Ownership can turn a job that you dread into the job of your dreams.

Unfortunately, most companies don’t encourage ownership. They depend on big teams, and the tiny contributions of individual team members tend to go unappreciated.

If you don’t currently feel responsible for a project at work, and there’s no project you could join, consider spearheading one yourself. You’ll be happier for it.

Competence is scarce these days, so you should work on yours.

Did you ever have a teacher who seemed capable of explaining anything? What about a coworker who could deal with any work-related problem? Such people are as inspirational as they are rare, and that’s because they embody the second baseline drive: competence.

Competence is a threefold ability. It means you can understand, perform and, eventually, master whatever you decide to undertake. If you know that you can do these three things, even the most daunting of challenges will no longer seem insurmountable.

Unfortunately, the modern workplace tends to put a damper on competence. In general, employees are encouraged to multitask rather than master particular skills, which essentially short-circuits the confidence-competence-loop. If you never feel competent, you’ll never feel confident, and if you never feel confident, you’ll never engage in projects that might lead to a feeling of competence.

But moments will always arise when competence is required, and if you lack the competence to face those moments, you’ll begin to feel insecure. This, in turn, may lead to self-doubt, anxiety and disappointments.

So you’ve got to reactivate the confidence-competence-loop by setting yourself challenges.

There are three criteria for the challenges you set: they should be real (that is, difficult to accomplish), time-bound and observable.

So a basketball player might try to increase the average number of baskets he sinks by five (real) in the fourth quarter (time-bound) and have his coach watch him do it (observable).

Overcoming these challenges will build your competence, which will boost your confidence, which will make you eager to tackle the next challenge. The loop will be back in action.

You can start with a 60-day speed-learning challenge. Take two months to learn a new skill, like how to play your favorite song on the guitar, or how to operate a complicated tool at work. This will kickstart the loop for you.

Attain positive congruence between your self-image and your actions by setting standards for yourself.

You get home after work, eat dinner with your partner, get in bed and, when you’re about to turn off the light, your partner says, “You didn’t even remember.” It’s your anniversary, and you’ve forgotten again. Or you’re explaining to your crying son that you’ll take him to the zoo next week, because – oops – you scheduled an after-work meeting and totally forgot about your family outing.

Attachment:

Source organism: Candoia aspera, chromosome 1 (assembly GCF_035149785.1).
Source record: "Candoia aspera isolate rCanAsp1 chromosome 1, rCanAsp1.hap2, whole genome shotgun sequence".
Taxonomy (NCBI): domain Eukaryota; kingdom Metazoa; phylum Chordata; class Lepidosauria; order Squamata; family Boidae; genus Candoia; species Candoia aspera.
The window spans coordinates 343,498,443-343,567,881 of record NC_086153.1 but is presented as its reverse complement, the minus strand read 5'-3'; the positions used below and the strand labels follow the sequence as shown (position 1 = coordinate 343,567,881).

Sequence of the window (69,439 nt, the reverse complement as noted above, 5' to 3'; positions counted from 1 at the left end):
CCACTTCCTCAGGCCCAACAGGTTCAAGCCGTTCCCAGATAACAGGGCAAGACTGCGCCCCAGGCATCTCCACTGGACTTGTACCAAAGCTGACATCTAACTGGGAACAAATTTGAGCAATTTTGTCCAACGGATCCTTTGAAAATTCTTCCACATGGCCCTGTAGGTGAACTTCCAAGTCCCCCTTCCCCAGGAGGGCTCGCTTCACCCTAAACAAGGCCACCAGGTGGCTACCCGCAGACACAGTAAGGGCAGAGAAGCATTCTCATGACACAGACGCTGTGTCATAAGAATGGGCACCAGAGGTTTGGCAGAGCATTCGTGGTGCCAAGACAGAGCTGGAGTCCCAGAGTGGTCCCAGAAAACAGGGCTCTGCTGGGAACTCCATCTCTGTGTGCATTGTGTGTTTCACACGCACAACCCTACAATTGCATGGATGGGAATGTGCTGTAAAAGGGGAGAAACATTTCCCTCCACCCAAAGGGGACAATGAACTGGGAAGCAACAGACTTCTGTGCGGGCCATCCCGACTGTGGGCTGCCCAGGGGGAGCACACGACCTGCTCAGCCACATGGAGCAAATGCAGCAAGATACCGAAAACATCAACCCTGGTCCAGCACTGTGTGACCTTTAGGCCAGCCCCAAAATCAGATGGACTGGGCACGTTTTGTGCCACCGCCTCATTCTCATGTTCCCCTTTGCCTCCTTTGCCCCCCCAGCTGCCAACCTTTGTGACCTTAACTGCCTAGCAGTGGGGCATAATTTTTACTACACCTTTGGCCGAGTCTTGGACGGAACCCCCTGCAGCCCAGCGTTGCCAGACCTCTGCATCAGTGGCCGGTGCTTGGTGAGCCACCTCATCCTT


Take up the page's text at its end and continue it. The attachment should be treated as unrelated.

If you’re striving to be a better partner or a better parent, you’ll need to activate the third baseline drive, congruence, which is what brings your actions in line with your self-image and the person you’re aspiring to be.

There are three levels of congruence. Between the way you act and the way you see yourself, there can either be positive congruence, negative congruence or no congruence whatsoever.

If there’s no congruence, then your actions don’t reflect your self-image. Deep down, you believe you could be a better person, and you’re constantly disappointing yourself with your actions.

If there’s negative congruence, then you have a low opinion of yourself, and you act accordingly.

For instance, if you don’t think you’re capable of, say, learning Swedish, then you’ll never even attempt to learn it, which will only bear out the dim view you have of your abilities. There’s congruence between self-image and your lack of actions, but you remain dissatisfied because you never actually pursue your dreams.

If there’s positive congruence, however, then you know both who you are and who you want to be – and you align your actions with this knowledge. You’re comfortable with the choices you make, and you feel deeply content and at peace.

So how do you achieve positive congruence? Well, you’ve got to set standards for yourself and truly stick to them. This might sound hard; however, if your personal standards are both realistic and free of external influence, then you’ll find it easy to commit to them because they come from you and you alone.

Listen to your inner voice, and write six words on a piece of paper: three about who you want to be and three about how you want to treat others. Keep this note in your purse or pin it beside your desk – anywhere that you’ll see it often so that it’ll stay on top of your mind.

Stick to your standards, and you’ll begin to feel more content in all situations.

Care for yourself and be receptive to the care others give you.

We all long to feel accepted, and we all crave attention and affection. And the only way to have these needs met is to receive the care of another person.

Care is the fourth baseline drive, and it functions as both an emotional compass and anchor, guiding how we act around others as well as connecting us to them.

But before we can truly start giving care to others, let alone receiving it from them, we must learn how to care for ourselves, and the first step on the road to self-care is listening to your emotions.